Investor money into ESG funds on the rise and one passive fund is cleaning up

According to new data from Morningstar, most money going into ESG-focused funds is going into index trackers.

Funds and Investment Trusts February 25, 2020 by Tom Bailey

One of the more cynical interpretations of the rise of ESG investing is that it offers active managers a chance to restate their worth, as more investors shift towards low-fee passive investment products. While the market may be harder to beat, active managers can better determine the ESG credentials of companies.

Whatever the truth of that interpretation, there still seems to be ample demand for passive products from investors seeking ESG exposure. According to new data from Morningstar, most money going into ESG-focused funds is going into index trackers.

The data for January 2020 showed that a total of £1.3 billion was invested in ESG or sustainability focused funds in 2020. Over half of which went into a low carbon equity tracker.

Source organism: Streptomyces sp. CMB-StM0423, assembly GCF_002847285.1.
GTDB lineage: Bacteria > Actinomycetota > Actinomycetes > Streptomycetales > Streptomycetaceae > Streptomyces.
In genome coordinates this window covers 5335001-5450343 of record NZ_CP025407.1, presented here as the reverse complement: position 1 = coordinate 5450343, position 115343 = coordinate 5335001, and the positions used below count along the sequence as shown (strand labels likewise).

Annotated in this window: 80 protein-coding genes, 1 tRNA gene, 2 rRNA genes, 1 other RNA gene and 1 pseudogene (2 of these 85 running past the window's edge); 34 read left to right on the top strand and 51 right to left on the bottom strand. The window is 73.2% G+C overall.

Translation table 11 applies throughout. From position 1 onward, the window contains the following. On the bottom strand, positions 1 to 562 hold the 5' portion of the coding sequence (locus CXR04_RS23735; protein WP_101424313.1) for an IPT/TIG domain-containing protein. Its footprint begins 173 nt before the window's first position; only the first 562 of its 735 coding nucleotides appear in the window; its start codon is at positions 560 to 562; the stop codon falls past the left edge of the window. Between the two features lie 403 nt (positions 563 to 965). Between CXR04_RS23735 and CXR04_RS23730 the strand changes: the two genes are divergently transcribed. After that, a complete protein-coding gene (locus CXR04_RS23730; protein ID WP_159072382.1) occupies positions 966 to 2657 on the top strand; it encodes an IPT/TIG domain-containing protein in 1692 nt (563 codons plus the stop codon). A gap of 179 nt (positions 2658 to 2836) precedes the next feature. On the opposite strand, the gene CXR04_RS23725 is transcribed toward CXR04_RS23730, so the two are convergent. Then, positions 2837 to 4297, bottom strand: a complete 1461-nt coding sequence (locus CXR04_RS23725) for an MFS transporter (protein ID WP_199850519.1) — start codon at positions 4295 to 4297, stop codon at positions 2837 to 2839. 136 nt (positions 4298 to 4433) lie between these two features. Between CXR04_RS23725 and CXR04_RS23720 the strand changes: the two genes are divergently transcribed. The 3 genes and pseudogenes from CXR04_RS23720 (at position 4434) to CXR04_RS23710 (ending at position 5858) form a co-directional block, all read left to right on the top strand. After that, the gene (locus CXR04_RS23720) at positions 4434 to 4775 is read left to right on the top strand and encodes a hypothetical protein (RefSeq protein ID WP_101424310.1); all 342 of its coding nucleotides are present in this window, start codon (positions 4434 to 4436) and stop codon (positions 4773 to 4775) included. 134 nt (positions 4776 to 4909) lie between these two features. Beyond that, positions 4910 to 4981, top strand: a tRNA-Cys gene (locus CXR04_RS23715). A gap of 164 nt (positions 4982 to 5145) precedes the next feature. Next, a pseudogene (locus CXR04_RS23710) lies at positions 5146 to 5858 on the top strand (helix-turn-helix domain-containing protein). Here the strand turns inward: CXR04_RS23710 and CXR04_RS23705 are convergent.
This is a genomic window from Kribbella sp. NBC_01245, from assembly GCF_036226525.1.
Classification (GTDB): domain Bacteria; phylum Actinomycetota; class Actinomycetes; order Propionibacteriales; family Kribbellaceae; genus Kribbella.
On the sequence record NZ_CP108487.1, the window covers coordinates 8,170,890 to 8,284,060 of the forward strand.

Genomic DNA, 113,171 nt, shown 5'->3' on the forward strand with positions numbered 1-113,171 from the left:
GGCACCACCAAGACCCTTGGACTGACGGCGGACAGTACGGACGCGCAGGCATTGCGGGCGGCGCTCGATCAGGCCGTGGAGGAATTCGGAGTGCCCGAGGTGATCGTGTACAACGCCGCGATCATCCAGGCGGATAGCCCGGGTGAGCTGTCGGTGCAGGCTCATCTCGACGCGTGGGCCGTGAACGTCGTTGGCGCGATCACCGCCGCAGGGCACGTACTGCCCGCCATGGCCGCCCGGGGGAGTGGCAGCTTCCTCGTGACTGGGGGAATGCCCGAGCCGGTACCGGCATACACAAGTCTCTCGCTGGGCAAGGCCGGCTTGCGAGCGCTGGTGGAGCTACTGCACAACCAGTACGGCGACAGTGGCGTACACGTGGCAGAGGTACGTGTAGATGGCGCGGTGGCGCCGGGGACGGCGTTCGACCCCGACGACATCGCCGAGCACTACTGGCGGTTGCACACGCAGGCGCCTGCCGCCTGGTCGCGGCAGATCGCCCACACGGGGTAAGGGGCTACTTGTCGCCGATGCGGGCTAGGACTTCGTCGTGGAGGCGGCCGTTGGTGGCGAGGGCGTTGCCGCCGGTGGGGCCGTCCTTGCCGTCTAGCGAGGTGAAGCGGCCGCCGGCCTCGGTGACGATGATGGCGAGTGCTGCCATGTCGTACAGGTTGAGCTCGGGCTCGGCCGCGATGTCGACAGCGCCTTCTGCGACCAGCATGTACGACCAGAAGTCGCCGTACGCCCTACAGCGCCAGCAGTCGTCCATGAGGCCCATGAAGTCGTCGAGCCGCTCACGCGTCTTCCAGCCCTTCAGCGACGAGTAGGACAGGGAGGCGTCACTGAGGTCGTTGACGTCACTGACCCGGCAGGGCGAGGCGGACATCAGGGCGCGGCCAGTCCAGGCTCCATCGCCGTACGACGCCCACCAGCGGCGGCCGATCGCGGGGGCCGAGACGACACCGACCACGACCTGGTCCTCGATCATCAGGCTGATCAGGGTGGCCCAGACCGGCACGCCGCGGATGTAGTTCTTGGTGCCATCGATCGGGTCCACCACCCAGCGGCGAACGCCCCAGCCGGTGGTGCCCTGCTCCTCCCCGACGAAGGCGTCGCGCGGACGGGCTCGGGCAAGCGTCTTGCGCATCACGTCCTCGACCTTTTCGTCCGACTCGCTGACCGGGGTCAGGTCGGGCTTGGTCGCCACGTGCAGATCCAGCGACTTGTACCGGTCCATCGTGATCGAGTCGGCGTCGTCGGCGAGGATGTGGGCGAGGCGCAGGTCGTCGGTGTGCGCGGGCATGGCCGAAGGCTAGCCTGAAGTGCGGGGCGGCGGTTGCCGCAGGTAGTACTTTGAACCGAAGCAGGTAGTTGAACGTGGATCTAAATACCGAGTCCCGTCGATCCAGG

That, however, was largely explained by the popularity of one passive fund in particular: BlackRock ACS World Low Carbon Equity Tracker. The index tracker saw the highest net inflows of all funds in January, netting more than £700 million.

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Morningstar notes: “Even though this fund is on what we would consider to be the light end of the sustainability scale, its popularity demonstrates the building investor interest in the ESG space.”

According to Morningstar, the tracker itself was created for large pension funds looking for ESG-themed pension funds. This, the data provider says, explains the large inflows into the fund. 

Overall, however, flows into sustainable vehicles were at a record high, among both passive and active funds. Royal London, for instance, was among the top fund houses for inflows, in part owing to the appeal of its own “ethical” and ESG-focused active funds.

Data from January showed that overall UK investor sentiment was up, with a net total of £812 million into UK-domiciled funds in January. This was the third month in a row in which UK-domiciled funds saw net inflows, a marked turnaround from the first 10 months of 2019, which saw net outflows of over £24 billion.

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